Wednesday, June 12, 2013

Prostate Cancer Testing

I noticed a piece which gives prices for various prostate cancer gene tests. The article in Spectrum Online states:

The newest test was developed by Genomic Health Inc., which has sold a similar one for breast cancer since 2004. Doctors at first were leery of it until studies in more groups of women proved its value, and the same may happen with the prostate test, said Dr. Len Lichtenfeld, the American Cancer Society’s deputy chief medical officer.

The company will charge $3,820 for the prostate test and says it can save money by avoiding costlier, unnecessary treatment. Another test for assessing prostate cancer risk that came out last summer — Prolaris by Myriad Genetics Inc. — sells for $3,400.

We discussed the CCP test in a detailed White Paper  and expressed our concerns, based not upon any deficiency but due to in our opinion a lack of reproducibility. We do not have any data on the second test. But if our understanding of the CCP test is correct it is used after a biopsy and tests 31 genes in the cancer ridden prostate. The test then provides some statistical measure of death in some period of time given some scalar metric based upon what appears to be an undisclosed process of gene expression. 

The the test allegedly tells a patient who has undergone a biopsy with some level of Gleason score that the have a good or bad chance of survival.

Thus the patient is charged for the biopsy, the path study, the test, and then gets to decide what? That is where I would have the problem.

The article continues: 

About 240,000 men in the U.S. are diagnosed with prostate cancer each year, and about half are classified as low risk using current methods. Doctors now base risk estimates on factors such as a man’s age and how aggressive cells look from biopsies that give 12 to 14 tissue samples. But tumors often are spread out and vary from one spot to the other.

The NY Times says: 

The test looks at the activity level of 17 genes in the biopsy sample and computes a score from 0 to 100 showing the risk that cancer is aggressive.To see how well the test worked, testing was performed on archived biopsy samples from 412 patients who had what was considered low or intermediate-risk cancer but then underwent surgery.In many such cases, the tumor, which can be closely studied after it is surgically removed, turns out to be more aggressive than thought based on the biopsy, which looks at only a tiny sample of the tumor.

We have shown that if one uses 24 or more cores, depending on prostate volume, that one can reduce the risk of missing the diseased segments. We have moved from six cores, to 12, to 24, and some are as high as 36. With a highly competent urologist and 24 cores one should managed to have a high detection probability. Furthermore we know that if upon detection we have a Gleason of 7 or more than most likely we have a serious problem. Yes, many of Gleason 7 progress slowly, and yes it would be good to know which do not, yet the above tests in my opinion have a way to go. Just my opinion.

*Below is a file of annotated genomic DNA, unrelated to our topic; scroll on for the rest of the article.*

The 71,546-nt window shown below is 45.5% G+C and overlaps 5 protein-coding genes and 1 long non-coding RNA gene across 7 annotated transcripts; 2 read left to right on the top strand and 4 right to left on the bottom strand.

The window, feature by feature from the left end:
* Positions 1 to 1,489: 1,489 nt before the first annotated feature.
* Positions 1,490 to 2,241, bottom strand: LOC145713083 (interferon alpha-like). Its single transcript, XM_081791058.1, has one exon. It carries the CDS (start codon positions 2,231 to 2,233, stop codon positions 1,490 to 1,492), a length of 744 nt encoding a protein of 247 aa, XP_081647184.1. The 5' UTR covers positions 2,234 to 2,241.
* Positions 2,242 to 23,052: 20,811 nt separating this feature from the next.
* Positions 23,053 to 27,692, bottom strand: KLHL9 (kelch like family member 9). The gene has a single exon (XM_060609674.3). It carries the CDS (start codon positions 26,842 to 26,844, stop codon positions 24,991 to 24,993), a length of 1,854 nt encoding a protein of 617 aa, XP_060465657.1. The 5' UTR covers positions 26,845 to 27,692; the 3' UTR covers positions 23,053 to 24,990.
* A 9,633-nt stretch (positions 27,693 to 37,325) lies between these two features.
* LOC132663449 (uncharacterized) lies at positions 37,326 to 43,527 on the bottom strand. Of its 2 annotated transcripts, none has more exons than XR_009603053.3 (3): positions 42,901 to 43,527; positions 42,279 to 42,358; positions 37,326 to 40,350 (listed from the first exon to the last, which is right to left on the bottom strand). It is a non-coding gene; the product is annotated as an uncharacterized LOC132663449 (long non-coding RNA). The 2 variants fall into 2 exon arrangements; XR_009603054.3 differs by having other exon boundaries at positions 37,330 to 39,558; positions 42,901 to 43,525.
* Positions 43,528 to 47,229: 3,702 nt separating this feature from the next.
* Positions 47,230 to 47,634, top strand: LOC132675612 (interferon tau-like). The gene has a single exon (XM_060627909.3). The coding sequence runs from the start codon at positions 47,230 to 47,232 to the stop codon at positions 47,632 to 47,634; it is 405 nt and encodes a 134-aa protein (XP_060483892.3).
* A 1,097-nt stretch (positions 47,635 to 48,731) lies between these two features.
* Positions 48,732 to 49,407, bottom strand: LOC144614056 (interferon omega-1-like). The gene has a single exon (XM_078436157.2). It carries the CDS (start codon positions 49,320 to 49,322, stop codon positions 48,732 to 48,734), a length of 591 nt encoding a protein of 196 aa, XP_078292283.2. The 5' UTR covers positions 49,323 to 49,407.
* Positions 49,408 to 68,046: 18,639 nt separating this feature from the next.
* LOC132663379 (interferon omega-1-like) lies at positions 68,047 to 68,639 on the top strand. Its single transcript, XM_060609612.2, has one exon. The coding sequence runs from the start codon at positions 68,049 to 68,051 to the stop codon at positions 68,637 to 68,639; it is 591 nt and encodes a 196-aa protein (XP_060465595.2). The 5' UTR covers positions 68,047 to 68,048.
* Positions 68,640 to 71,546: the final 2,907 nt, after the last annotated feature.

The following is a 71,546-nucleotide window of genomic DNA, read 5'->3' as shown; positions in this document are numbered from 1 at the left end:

Yet one of my major concerns is the possibility that a prostate cancer stem cell may have migrated to a distant site, say the bone, and that the test would miss that event and provide a false sens of security. Furthermore, even in the biopsy samples the stem cell may have been missed and the cells detected may be considered indolent but the ore aggressive cells have remained in place.

Just grossly testing for the presence of certain genes is interesting but in my opinion far from conclusive.One need just look at the paper by Navin and Hicks and examine the various problems with the approaches mentioned above. As Navin and Hicks state:

Defining the pathways through which tumors progress is critical to our understanding and treatment of cancer. We do not routinely sample patients at multiple time points during the progression of their disease, and thus our research is limited to inferring progression a posteriori from the examination of a single tumor sample. Despite this limitation, inferring progression is possible because the tumor genome contains a natural history of the mutations that occur during the formation of the tumor  mass.

There are two approaches to reconstructing a lineage of progression: (1) inter-tumor comparisons, and (2) intra-tumor comparisons. The inter-tumor approach consists of taking single samples from large collections of tumors and comparing the complexity of the genomes to identify early and late mutations. The intra-tumor approach involves taking multiple samples from individual heterogeneous tumors to compare divergent clones and reconstruct a phylogenetic lineage. Here we discuss how these approaches can be used to interpret the current models for tumor progression. 

We also compare data from primary and metastatic copy number profiles to shed light on the final steps of breast cancer progression. Finally, we discuss how recent technical advances in single cell genomics will herald a new era in understanding the fundamental basis of tumor heterogeneity and progression.

Thus the multiplicity of ways tumors progress means that taking samples at one time and place most likely will not reflect upon the true status of the systemic disease.